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#ActualÁlvaro

Posted 27 June 2013 - 07:18 AM


Your advice is confusing. I shouldn't call anyone an authority but I should implicitly trust you based on the fact that I don't even know you?

 

No, you shouldn't trust me. You should only believe what I say because it's convincing. But I have a decent track record of getting things right. The reputation score in these forums is an imperfect indication of that. For people that have been around here long enough, they probably [hopefully] have had good experiences with my suggestions before. It's rather annoying that you would claim it can't be done with 49 bits when I think I just explained how it's done.

 

But let's get back to the technical details, which is what really matters.

 

 


Anyways, this is a place where we should be trying to clarify. I am still not understanding your approach. If we marked the highest bit with a single 1, we couldn't differentiate between each player. If you're feeling threatened/impatient perhaps you could just link to the original implementation? I tried googling around for it, briefly, but couldn't find it.

 

Perhaps Paradigm Shifter's explanation is clear to you. Just in case, I'll try to explain it in a different way.

 

Take a connect-4 position on a 7x6 board, with white and black pieces. Extend the board to be a 7x7 board by adding an extra row at the top. Now drop a blue piece on top of each column as a marker of how filled the column is. I claim that the set of squares occupied by either a white or a blue piece completely describes the position.

 

If you are given the set of squares described above, you can deduce that a square was occupied by a piece originally if and only if it is below some square in the set. If one of those squares is in the set itself, it must have contained a white piece; otherwise, it must have contained a black piece.

 

I should mention that one should be careful when using this value to compute indices into a hash table. If the hash table has a size that is a power of 2, only the low bits of the key will be used to determine where in the table to store the position. With this particular hash, the content of the leftmost columns completely determines the low bits, so there would be tons of collisions and the performance of the hash table would suffer. There are a couple of ways to solve this problem:

  1. Use a table whose size is not a power of 2. Some people like to use a prime number for this, although what really matters is that you pick a number N such that all the powers of 2 are different modulo N. For instance, Mersenne primes are bad choices.
  2. Do some bit-mixing on the key, like adding some constant, multiplying by some odd constant and flipping the top and bottom 32 bits. Notice that all those operations are invertible, so the key is still unique.

I recommend going with 2.


#1Álvaro

Posted 27 June 2013 - 07:17 AM


Your advice is confusing. I shouldn't call anyone an authority but I should implicitly trust you based on the fact that I don't even know you?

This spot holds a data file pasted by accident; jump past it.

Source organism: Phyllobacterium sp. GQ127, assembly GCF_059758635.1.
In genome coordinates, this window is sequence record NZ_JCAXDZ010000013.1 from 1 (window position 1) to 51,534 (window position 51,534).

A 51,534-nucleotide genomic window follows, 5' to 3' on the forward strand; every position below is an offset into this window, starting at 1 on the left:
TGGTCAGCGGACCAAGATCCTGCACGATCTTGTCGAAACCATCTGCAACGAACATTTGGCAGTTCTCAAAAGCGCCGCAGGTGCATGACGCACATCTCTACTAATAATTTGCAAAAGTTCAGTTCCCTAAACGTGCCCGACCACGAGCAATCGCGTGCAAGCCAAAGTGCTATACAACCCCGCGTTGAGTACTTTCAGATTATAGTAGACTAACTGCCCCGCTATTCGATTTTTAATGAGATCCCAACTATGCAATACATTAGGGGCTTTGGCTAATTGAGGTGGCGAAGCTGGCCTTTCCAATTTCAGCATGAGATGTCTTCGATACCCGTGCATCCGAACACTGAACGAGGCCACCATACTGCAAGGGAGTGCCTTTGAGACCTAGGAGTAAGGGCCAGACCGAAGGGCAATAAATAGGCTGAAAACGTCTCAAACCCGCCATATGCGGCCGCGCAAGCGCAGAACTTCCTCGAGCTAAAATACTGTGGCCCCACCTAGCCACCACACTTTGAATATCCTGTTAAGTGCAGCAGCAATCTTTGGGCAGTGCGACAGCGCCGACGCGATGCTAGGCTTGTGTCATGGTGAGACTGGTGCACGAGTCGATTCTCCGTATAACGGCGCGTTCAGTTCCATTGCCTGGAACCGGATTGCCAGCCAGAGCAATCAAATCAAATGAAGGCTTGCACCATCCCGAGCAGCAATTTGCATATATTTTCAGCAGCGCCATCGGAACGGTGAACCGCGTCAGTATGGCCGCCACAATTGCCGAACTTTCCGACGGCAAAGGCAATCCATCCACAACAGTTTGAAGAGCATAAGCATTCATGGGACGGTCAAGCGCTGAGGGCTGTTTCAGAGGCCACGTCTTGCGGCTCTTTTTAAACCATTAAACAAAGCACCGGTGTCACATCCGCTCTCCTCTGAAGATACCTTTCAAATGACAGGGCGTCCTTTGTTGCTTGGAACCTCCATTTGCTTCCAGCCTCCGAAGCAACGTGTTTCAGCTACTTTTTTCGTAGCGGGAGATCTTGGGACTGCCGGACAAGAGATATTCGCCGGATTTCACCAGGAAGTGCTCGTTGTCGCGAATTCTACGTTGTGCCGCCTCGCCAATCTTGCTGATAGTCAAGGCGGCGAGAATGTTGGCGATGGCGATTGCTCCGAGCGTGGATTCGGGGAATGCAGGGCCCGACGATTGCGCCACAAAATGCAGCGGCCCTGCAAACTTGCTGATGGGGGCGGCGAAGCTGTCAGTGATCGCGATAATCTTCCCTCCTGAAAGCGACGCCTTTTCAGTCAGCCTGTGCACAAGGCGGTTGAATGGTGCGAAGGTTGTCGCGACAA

No, you shouldn't trust me. You should only believe what I say because it's convincing. But I have a decent track record of getting things right. The reputation score in these forums is an imperfect indication of that. For people that have been around here long enough, they probably [hopefully] have had good experiences with my suggestions before.

 

But let's get back to the technical details, which is what really matters.The point is that it's rather annoying that you would claim it can't be done with 49 bits when I think I just explained how it's done.


Anyways, this is a place where we should be trying to clarify. I am still not understanding your approach. If we marked the highest bit with a single 1, we couldn't differentiate between each player. If you're feeling threatened/impatient perhaps you could just link to the original implementation? I tried googling around for it, briefly, but couldn't find it.

 

Perhaps Paradigm Shifter's explanation is clear to you. Just in case, I'll try to explain it in a different way.

 

Take a connect-4 position on a 7x6 board, with white and black pieces. Extend the board to be a 7x7 board by adding an extra row at the top. Now drop a blue piece on top of each column as a marker of how filled the column is. I claim that the set of squares occupied by either a white or a blue piece completely describes the position.

 

If you are given the set of squares described above, you can deduce that a square was occupied by a piece originally if and only if it is below some square in the set. If one of those squares is in the set itself, it must have contained a white piece; otherwise, it must have contained a black piece.

 

I should mention that one should be careful when using this value to compute indices into a hash table. If the hash table has a size that is a power of 2, only the low bits of the key will be used to determine where in the table to store the position. With this particular hash, the content of the leftmost columns completely determines the low bits, so there would be tons of collisions and the performance of the hash table would suffer. There are a couple of ways to solve this problem:

  1. Use a table whose size is not a power of 2. Some people like to use a prime number for this, although what really matters is that you pick a number N such that all the powers of 2 are different modulo N. For instance, Mersenne primes are bad choices.
  2. Do some bit-mixing on the key, like adding some constant, multiplying by some odd constant and flipping the top and bottom 32 bits. Notice that all those operations are invertible, so the key is still unique.

I recommend going with 2.


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